6. Put all ERs, SOVs and COCs online. All ERs, SOVs and COCs should be put online or at least be made available to any interested party, together with their file checksums, at no additional cost, making the entire tabulation process completely transparent.
  7. Retain parallel counts in subsequent elections. As this audit shows, a parallel count facilitates the monitoring of the official canvass and the investigation of electoral fraud. We recommend that parallel counts be made a continuing part of the canvassing process, even under a regime of automation. Automation will make it easier to provide not just a single accredited group but any political party, poll watching group, media, or anyone at all with copies of ERs, SOVs and COCs, who may then may do their own parallel count. This way, automation will enhance transparency and enable more people to participate meaningfully in poll watching, instead of the typical automation goal to “minimize human intervention”.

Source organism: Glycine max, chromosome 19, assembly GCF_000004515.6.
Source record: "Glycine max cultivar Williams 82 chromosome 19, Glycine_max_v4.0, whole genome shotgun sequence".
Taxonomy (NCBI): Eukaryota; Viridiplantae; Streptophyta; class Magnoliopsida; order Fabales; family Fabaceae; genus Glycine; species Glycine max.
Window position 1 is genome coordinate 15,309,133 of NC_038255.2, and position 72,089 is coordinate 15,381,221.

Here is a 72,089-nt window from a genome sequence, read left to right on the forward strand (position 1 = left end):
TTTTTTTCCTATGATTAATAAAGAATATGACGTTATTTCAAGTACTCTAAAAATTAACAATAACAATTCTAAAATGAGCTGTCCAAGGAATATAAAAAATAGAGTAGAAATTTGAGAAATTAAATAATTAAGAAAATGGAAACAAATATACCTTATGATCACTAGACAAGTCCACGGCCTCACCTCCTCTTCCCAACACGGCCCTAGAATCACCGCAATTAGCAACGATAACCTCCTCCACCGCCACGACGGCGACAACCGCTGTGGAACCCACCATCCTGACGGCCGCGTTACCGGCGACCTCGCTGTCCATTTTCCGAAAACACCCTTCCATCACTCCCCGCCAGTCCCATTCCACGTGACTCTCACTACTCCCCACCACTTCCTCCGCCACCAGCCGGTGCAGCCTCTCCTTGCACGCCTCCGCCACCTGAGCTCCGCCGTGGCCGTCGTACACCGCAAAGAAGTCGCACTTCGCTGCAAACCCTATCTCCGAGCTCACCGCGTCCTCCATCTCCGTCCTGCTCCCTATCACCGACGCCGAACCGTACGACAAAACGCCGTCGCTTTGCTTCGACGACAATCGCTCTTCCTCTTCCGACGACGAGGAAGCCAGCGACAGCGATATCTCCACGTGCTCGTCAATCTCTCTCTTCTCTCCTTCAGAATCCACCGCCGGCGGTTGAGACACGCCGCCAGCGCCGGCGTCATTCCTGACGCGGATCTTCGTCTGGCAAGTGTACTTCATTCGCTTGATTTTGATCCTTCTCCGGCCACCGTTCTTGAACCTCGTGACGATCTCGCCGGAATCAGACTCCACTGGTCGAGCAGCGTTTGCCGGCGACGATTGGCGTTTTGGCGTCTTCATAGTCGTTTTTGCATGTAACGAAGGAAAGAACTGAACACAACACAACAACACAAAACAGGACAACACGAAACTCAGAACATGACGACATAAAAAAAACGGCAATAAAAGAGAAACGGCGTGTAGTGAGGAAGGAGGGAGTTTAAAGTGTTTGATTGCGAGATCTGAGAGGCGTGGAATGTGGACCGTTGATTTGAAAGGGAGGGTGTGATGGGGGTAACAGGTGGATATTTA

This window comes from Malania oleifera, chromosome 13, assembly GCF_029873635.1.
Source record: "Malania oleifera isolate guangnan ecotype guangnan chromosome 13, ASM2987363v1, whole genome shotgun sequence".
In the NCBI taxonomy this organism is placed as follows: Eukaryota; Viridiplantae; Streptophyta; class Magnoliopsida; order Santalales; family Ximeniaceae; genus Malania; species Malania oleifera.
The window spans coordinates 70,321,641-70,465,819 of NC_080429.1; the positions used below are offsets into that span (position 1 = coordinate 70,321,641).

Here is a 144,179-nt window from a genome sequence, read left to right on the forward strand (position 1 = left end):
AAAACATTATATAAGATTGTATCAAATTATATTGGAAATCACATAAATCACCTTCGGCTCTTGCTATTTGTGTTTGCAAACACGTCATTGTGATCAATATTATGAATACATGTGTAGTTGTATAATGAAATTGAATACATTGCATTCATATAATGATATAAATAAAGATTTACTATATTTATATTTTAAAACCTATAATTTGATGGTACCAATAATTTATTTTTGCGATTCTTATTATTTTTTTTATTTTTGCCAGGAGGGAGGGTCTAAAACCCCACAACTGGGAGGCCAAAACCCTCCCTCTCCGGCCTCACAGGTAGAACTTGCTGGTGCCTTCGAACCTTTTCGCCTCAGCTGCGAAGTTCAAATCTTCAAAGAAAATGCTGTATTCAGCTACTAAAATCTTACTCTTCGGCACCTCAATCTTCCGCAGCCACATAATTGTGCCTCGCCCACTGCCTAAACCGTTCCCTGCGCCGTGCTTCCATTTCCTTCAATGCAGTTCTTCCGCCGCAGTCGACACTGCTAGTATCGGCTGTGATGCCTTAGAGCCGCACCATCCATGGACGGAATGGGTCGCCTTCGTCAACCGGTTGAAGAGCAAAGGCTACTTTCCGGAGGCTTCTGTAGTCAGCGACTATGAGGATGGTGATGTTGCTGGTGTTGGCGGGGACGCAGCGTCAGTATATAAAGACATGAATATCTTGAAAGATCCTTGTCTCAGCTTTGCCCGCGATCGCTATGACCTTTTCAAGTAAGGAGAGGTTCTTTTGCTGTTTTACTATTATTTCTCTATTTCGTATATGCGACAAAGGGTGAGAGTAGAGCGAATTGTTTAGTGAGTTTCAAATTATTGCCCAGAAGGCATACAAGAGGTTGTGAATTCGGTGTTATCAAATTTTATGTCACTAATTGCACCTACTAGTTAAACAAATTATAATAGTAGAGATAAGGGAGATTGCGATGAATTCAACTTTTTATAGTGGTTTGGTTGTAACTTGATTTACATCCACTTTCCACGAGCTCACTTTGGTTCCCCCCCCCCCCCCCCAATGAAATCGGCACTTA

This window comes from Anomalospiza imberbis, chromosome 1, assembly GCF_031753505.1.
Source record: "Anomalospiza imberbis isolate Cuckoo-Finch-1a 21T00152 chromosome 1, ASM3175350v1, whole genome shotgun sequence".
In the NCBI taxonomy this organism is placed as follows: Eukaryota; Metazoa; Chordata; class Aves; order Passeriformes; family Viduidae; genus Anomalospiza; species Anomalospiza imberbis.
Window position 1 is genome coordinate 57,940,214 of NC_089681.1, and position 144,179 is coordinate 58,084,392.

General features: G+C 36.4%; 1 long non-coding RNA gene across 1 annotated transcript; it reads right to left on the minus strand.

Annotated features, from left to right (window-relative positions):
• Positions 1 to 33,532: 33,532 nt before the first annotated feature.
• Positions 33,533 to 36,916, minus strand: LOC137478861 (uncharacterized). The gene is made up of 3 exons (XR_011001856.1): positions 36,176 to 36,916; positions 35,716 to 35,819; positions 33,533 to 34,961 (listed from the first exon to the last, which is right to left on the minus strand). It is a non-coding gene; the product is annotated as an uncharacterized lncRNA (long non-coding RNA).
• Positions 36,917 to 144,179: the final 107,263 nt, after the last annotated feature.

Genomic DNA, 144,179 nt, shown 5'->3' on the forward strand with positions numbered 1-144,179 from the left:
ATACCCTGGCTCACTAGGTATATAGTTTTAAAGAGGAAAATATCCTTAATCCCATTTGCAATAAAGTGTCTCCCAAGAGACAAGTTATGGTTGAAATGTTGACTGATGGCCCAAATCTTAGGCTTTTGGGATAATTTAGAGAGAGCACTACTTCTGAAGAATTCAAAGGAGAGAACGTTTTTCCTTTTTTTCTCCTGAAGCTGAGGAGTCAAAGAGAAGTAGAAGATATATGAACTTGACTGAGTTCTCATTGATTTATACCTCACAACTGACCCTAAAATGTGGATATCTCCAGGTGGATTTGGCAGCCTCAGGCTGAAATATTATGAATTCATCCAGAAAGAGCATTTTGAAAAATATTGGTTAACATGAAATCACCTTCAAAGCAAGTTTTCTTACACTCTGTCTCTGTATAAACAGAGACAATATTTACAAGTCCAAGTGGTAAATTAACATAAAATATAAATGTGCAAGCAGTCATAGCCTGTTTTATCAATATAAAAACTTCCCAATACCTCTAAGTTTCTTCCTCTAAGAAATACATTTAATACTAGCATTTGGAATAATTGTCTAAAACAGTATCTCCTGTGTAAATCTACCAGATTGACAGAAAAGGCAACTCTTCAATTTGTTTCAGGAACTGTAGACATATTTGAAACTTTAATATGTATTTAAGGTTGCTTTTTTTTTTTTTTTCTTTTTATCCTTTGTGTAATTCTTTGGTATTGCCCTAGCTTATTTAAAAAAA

8. Retain manual precinct-level counting in the next elections. HALAL further recommends that the manual counting of votes at the precinct level be retained in the next election. The manual counting of votes at the precinct level is superior to automated counting in terms of openness, transparency, and providing an invaluable lesson in civics to all participants and witnesses. Because it is non-automated and open, it is slow enough that any citizen can actually audit in real-time the counting process. But because of its massively parallel approach of simultaneous tallies in all the two hundred thousand plus precincts in the country, tt is also fast enough that results are usually in within 6-12 hours.